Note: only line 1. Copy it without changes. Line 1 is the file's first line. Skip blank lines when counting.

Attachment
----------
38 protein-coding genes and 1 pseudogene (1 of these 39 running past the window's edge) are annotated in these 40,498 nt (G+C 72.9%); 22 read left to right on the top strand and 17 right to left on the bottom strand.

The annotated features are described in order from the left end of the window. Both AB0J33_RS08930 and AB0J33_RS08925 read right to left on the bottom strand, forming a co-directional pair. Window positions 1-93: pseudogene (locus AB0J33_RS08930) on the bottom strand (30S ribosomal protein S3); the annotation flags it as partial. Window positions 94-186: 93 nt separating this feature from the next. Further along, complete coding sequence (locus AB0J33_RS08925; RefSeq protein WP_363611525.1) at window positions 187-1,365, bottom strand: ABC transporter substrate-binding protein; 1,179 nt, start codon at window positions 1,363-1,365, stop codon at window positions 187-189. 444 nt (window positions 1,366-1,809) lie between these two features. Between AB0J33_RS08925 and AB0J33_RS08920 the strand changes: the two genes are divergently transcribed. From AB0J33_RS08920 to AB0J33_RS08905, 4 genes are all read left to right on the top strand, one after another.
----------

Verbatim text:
38 protein-coding genes and 1 pseudogene (1 of these 39 running past the window's edge) are annotated in these 40,498 nt (G+C 72.9%); 22 read left to right on the top strand and 17 right to left on the bottom strand.